Ciaran Carson, a Belfast-born journalist and musicologist, offers an unusually constructed history of his native city in this collection of sometimes whimsical essays that disguise a profound sadness. Remembering his boyhood fondness for building model airplanes, for instance, he touches on the religious imagery of the Troubles, artifacts of a mimesis that seeks "a parallel reality," one better than that of the present. Recalling another youthful fondness for shortwave radio, he reconstructs "an era when London, more importantly than Rome, was the hub of the universe, emanating authoritative spokes to its dominions. I hear it murmur as I write, and feel complicit with its now-declining realm." Carson, a Catholic, speaks to the possibilities of a Belfast free of its ghosts and seemingly interminable hatreds; his descent into "the wormhole of memory" yields a wonderful book. --Gregory McNamee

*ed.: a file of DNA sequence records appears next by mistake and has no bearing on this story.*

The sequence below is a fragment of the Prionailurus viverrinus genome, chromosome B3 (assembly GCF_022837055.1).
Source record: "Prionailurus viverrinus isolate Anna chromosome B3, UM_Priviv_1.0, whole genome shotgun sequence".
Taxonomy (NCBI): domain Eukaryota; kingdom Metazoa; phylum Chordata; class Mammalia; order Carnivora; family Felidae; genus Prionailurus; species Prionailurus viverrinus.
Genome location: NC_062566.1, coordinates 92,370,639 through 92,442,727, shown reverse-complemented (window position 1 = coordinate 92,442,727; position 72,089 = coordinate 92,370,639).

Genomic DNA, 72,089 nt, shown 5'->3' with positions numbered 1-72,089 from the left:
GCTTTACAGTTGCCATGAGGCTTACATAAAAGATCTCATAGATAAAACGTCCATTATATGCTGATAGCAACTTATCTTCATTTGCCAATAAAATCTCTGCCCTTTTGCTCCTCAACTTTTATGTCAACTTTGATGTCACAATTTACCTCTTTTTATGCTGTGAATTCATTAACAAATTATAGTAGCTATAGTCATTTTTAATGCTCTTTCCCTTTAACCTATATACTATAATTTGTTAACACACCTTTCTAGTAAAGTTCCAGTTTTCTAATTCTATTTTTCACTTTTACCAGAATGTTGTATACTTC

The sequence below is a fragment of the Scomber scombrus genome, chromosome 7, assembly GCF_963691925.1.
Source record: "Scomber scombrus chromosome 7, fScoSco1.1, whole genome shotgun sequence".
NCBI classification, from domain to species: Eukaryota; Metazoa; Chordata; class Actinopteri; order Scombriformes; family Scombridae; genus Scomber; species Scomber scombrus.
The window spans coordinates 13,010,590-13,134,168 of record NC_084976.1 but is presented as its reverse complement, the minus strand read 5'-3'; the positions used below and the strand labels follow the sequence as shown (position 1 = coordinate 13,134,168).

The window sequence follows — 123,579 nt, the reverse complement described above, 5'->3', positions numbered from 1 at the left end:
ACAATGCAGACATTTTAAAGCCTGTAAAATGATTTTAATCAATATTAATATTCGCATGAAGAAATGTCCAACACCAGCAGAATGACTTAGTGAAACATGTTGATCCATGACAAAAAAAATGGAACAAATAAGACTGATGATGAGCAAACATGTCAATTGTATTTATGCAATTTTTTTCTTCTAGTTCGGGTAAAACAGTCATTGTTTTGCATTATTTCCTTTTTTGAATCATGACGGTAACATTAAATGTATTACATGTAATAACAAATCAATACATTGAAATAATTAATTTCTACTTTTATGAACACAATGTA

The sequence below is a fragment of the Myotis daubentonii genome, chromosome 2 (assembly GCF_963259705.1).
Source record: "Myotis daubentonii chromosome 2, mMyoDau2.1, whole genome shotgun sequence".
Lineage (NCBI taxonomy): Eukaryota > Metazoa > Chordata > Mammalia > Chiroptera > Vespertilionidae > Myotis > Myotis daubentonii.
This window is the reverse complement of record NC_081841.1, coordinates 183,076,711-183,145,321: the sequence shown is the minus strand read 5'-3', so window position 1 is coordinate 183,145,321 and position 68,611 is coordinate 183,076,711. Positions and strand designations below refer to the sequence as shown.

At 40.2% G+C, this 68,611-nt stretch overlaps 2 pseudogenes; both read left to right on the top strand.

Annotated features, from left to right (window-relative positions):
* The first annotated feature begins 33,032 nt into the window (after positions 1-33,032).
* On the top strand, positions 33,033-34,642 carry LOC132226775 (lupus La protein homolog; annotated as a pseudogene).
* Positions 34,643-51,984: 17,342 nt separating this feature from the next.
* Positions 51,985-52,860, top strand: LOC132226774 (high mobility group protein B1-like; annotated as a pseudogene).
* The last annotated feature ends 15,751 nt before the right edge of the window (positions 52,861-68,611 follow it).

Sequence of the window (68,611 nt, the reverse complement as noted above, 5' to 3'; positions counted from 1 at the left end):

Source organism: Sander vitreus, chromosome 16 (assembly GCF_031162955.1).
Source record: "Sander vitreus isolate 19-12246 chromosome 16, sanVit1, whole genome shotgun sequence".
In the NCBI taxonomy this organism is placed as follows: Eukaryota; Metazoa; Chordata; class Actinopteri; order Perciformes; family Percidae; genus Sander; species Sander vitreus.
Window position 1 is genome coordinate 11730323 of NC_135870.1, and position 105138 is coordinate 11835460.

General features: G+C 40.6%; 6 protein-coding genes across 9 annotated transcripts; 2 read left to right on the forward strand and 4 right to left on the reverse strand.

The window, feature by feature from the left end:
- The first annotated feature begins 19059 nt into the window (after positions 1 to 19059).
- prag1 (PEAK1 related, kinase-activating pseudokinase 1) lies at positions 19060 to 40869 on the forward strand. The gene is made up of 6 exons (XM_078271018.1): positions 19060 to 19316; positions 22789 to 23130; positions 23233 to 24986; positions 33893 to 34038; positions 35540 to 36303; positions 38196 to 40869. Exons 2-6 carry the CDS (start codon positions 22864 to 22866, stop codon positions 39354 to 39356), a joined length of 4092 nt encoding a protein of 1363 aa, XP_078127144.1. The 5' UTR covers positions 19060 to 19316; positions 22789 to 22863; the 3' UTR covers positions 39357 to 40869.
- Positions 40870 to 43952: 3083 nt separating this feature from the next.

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September 1998 : USA Hardback
November 1997 : UK Hardback
August 1998 : UK Paperback